For some time his boys (Arthur and John
) caused (ABE
) little anxiety.
Their progress can be traced through his diary, through Greek construing and Taylor’s arithmetic and equations, to the Oedipus Tyrannus and Terence, Latin epigrams, German and Italian with every milestone marked with a paternal half-crown.
One of his favourite private pupils, Wyndham Knight, had gone from Bosworth to study German in the family of Pastor Wilisch at Cotta near Dresden, and by March 1839 Dr. Evans had persuaded him to accept Arthur and John as pupils. The anxious father took them up to London and got them passports and umbrellas and fur caps and berths on the John Bull steamer to Hamburg, treated them to visits to the British Museum, the Bank of England, Westminster Abbey and a model of Waterloo, and put them on board for the first time alone.
When they reached Hamburg, German sounded quite different from what it had done in the Upper School at Bosworth. They addressed themselves to a priest, however, who could understand Latin, and with his aid got seats in the Dresden coach. Cotta proved to be a charming place, standing very high, and approached by long white roads lined with fruit trees. All went well, and they wrote home happily enough about the new waltzes they had learned, and the shower baths they had taken, and the relics of Napoleonic battles they had found in the woods.
They visited Dresden at the time of the wool fair, went to Prague for a brief visit and found the city all aflower with peasants in red and white, and came back in October with their German, and self-confidence, much increased.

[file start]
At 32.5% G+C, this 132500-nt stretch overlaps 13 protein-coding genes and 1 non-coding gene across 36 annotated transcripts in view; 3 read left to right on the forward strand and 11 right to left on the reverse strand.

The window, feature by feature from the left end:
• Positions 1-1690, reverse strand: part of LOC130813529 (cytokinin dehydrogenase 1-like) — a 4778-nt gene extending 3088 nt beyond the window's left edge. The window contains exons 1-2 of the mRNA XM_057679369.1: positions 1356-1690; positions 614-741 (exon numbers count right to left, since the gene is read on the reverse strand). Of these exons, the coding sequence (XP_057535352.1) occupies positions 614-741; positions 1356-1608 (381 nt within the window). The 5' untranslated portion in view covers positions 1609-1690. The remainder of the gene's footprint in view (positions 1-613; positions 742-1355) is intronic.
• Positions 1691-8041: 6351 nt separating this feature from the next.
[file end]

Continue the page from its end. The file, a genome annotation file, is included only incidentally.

pp 49 – 50 Time and Chance
Arthur didn’t do too well at Oxford, lived the good life and was something of a spendthrift and had to go to a tutor’s to be crammed. However, by May 1844, the certificate that Arthur had passed his B.A. examination arrived, to be followed immediately by a letter to say he was seriously ill, in bed and not allowed to move, with evident threatenings of consumption. Under his mother’s care, however, he seemed to recover, took his degree, and began to look for a position. For a while he moved around and clocked up a number of debts which his father had to pay.
If he was to be a schoolmaster, he would be obliged to take Holy Orders. Various friends helped out offering assistance, and after only a term at Oxford, and the necessary attendance at lectures on pastoral Theology, was he at last M.A. and deacon.
In the next year 1848, he was ordained priest, and appointed to a curacy at Coventry (St John’s.)
All seemed going well at last.
In March 1850, Arthur was taken with a serious haemorrhage whilst on a visit to friends near Bosworth (Osbastone Hall.) The Cope family, with infinite kindness, kept him there and his mother nursed him; but on April 21 he died.
Osbastone Hall, near Market Bosworth, Leicestershire
The death of Arthur was a hard one to bear for the family. His younger brother, George
(buried in Madeira), had died recently in 1847.